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Nikon P1000: Zooming to 3,000mm in new "compact"

Posted on by Mike Evans

Nikon Mirrorless: From 3,000mm full frame in one bound

Nikon’s move to conquer the mirrorless camera market seems to stutter back and forth. Yesterday we were talking about the end for the rather admirable Nikon 1 system; today the subject is the company’s new and rather odd entry to the market announced last week. It isn’t the much-heralded full-frame competitor for the Sony a7 — it is at the other end of the spectrum. It’s the P1000 with a tiny 1/2.3in sensor to enable the mother of all “compact” zooms. This one covers the 35mm-equivalent range of 24-3000mm — that’s an astonishing 125x magnification — and brings the moon into your sitting room. 

Despite the small sensor — but because of the unfeasibly long zoom — this is no pocket camera. It’s over a third of a meter in length (!) and weighs an astonishing 1.41kg.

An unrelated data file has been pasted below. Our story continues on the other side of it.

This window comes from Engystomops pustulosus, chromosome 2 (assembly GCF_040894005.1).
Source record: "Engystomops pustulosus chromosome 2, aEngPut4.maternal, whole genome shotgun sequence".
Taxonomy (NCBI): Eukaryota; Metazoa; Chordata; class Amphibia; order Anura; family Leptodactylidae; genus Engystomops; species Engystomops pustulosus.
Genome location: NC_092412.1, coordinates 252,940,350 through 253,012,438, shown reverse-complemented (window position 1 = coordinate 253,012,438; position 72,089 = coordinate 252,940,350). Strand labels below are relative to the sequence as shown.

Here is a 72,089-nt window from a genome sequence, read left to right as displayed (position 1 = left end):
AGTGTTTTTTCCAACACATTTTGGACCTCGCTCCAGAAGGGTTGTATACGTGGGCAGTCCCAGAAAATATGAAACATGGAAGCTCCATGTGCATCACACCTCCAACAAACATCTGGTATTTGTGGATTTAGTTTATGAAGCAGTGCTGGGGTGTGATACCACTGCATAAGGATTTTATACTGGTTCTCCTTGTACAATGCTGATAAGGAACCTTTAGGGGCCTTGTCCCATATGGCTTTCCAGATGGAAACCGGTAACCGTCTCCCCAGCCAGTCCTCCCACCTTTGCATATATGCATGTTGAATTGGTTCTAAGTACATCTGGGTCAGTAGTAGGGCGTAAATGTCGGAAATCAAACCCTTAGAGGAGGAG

I am sure this curious artefact has a purpose and, somewhere, a ready market. But it’s one I can’t equate with. What do you think? Would you buy such a monster for its remarkable focal length potential and could you accept that it has such a tiny sensor?

 

The P1000 is something of a sideshow, however. According to Nikon Rumors, we are just one week away from the announcement of that Sony rival. There will be three full-frame contenders with a choice of 24MP or 45MP sensors. I’ve always had a soft spot for Nikon and, in my DSLR days, always seemed to go for Nikon instead of Canon. There was no real reason for this other than that I got on the Nikon lens bandwagon and it takes a big commitment to change. So I wish Nikon well and we can only hope that it is a case of better late than never.

Both Nikon and Canon have allowed Sony (in particular) to eat their lunch over the past few years and it is time that we saw a really serious mirrorless competitor. EVF technology has improved dramatically even in the past year and the advantages of live view are beginning to overwhelm the benchmark single-lens reflex technology after the best part of half a century. The high-end DSLR market is gradually losing ground to the Sony and it is Nikon’s task to claw back the interest. With the right range of cameras, Nikon will benefit from the goodwill of its huge user base. So we will keep our fingers crossed. 

Not everyone agrees that the DSLR is on the way out, however.

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